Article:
In 1998, Panama was a small country located in Central America. It had a population of around 2.8 million people and its capital city was Panama City. The economy of Panama in 1998 was largely based on services with its main exports including bananas, shrimp and sugar whilst imports included machinery, fuels and food items. In terms of infrastructure, Panama had an extensive transportation network with well-maintained roads and airports as well as access to international shipping routes. Education levels were moderate with most children attending school until at least age 16. Health care was limited but improving with access to public health services available to most people. Despite its small size, Panama is renowned for its diverse landscapes ranging from tropical rainforests to rugged mountains as well as its vibrant cities such as David which are filled with art galleries, museums and parks. See dentistrymyth for Panama in the year of 2015.
Panama. In January, the last US troops left the Querry Heights military center under the 1977 agreement governing the US presence and the Panama Canal surrender to Panama on December 31, 1999. Panama-US negotiations to make the old US air base Howard the center for the fight against drugs were later added down without agreement. Instead, the country’s entrepreneurs suggested that the base be converted into a distribution center for goods.
In a referendum in August, the Panamans voted against a constitutional amendment that would have given President Ernesto Pérez Balladares the right to re-run for president in the 1999 elections. Congress had previously approved the constitutional amendment.
According to Countryaah, the capital of Panama is Panama City. The United States Supreme Court rejected an appeal from Panama’s former leader, General Manuel Noriega, who is jailed in Florida. The court upheld the previous sentence of 40 years in prison for drug smuggling and bribery.
Panama was hit in October by Hurricane Mitch’s progress but not to the extent of neighboring countries in the north.
- Abbreviationfinder: What does PAN stand for in geography? Here, this 3 letter acronym refers to the country of Panama.
Area: 75,320 km2 (world rank: 116)
Population density: 54 per km2 (as of 2017, world rank: 129)
Capital: Panamá (Panama)
Official languages: Spanish
Gross domestic product: 61.8 billion US $; Real growth: 5.4%
Gross national product (GNP, per resident and year): 13,100 US$
Currency: 1 Balboa (B /.) = 100 Centésimos (legal tender: US$)
Wichmannstr. 6, 10787 Berlin
Telephone 030 22605811,
Fax 030 22605812 www.botschaft-panama.de
Head of State and Government: Juan Carlos Varela RodríguezIsabel Saint Malo de Alvarado
National holiday: 3.11.
10 provinces and 3 comarcas (autonomous indigenous territories)
State and form of government
Constitution of 1972
Parliament: Legislative assembly (Asamblea Legislativa) with 71 members, election every 5 years
Direct election of the head of state. every 5 years (no immediate re-election)
compulsory voting from 18 years of age
Population: Panamanians, last census 2010: 3,405,813 residents
approx. 32% European-indigenous, 27% European-African, 14% Afro-indigenous, 10% European, 8th % indigenous (Guaymi / Ngöbe-Buglé, Kuna, Emberá, etc.), 5% African, 4% Asian
Cities (with population): (As of 2010) Panamá 430,299 residents (A 0.9 million), San Miguelito 315,019, Las Cumbres 127,440, La Chorrera 118,521, Tocumen 113,174, Pacora 103,960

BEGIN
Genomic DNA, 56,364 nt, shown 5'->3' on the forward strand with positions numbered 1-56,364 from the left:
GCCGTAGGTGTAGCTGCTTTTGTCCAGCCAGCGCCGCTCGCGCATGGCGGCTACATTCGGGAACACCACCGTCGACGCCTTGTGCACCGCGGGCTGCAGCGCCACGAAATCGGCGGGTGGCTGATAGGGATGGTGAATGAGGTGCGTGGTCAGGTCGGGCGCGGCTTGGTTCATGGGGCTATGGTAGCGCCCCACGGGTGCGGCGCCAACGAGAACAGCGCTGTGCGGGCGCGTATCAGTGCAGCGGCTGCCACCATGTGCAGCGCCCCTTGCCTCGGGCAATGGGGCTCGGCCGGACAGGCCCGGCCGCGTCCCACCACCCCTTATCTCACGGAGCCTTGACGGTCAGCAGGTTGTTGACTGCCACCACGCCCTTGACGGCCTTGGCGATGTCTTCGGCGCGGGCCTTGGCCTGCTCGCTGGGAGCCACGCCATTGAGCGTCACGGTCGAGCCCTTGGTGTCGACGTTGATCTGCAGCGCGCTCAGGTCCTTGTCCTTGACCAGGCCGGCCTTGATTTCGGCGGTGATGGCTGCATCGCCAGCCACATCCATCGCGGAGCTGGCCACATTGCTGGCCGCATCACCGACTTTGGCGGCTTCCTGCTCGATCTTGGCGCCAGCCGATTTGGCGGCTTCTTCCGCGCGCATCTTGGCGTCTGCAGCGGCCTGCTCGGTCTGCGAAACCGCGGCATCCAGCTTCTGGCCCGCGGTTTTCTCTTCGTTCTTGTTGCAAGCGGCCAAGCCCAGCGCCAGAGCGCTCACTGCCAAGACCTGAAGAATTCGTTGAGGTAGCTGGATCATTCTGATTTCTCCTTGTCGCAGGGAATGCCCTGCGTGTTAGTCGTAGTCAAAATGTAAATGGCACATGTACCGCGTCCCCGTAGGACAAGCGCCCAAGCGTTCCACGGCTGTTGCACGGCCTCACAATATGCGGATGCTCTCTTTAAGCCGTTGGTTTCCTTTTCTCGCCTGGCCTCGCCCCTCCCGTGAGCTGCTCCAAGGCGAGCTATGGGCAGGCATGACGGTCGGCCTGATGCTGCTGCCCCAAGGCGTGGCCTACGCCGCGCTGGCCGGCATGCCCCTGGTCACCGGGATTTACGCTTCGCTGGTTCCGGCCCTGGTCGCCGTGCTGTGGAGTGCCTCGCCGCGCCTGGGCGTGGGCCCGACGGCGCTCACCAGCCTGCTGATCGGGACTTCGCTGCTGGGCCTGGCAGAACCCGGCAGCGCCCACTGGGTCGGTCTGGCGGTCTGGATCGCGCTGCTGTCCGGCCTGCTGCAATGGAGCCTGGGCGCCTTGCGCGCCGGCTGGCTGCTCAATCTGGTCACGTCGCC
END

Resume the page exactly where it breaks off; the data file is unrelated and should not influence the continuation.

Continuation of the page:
Religions: 86% Catholics, 10% Protestants; Muslims, Jews (as of 2006)
Languages: 87% Spanish; indigenous languages (including Guaymi, Chibcha); English
Employees by economic sector: agriculture. 15%, industry 18%, business 67% (2017)
Unemployment (in% of all labor force): 2017: 4.5%
Inflation rate (in%): 2017: 0.9%
Foreign trade: import: 20.3 billion US$ (2017); Export: 11.5 billion US $ (2017)
The question of the Canal was raised again at the UN Security Council, meeting in Panama City from 15 to 21 March 1973. The Fr, with the support of Latin American countries and many Afro-Asiatics, asked for a fair and more in keeping with the new times. A resolution to that effect, presented to the Security Council by eight non-aligned countries, was blocked by the USA, which exercised its right of veto. In the end, a compromise was reached with the approval of a resolution which invited the two parties to conclude a new treaty without delay, responding to the legitimate aspirations of the Fr and capable of guaranteeing “full respect for his effective sovereignty”. General Torrijos tried to intensify his relations with the countries of Latin America and for this purpose (January 1974) made official trips to Venezuela, Argentina and Peru; in order to demonstrate the economic progress made by Panama under his leadership, he proclaimed 1975 “the year of productivity”. However, the Canal question remained unsolved: despite Kissinger’s long negotiations and personal efforts, the agreement was not reached. A statement from the Panama dated 21 September 1975 announced that negotiations with the USA regarding the Canal Zone had been suspended. The document listed the controversial points: while the parties agreed to a pact lasting 25 years, the USA claimed 50 years to ensure the defense of the Zone and asked for 14 military bases against the three offered by the Panama; full disagreement also on the rental price. Subsequently, under Carter’s presidency, a treaty was signed in Washington (7 September 1977) which ensures the passage of the Canal Zone to Panamanian sovereignty on 31 December 1999 (the instruments of ratification were signed by J. Carter and O. Torrijos in the following June). On 11 October 1978 the National Assembly elected the new President of the Republic, Aristide Royo, who also assumed the post of head of government, while in Torrijos the command of the National Guard was maintained.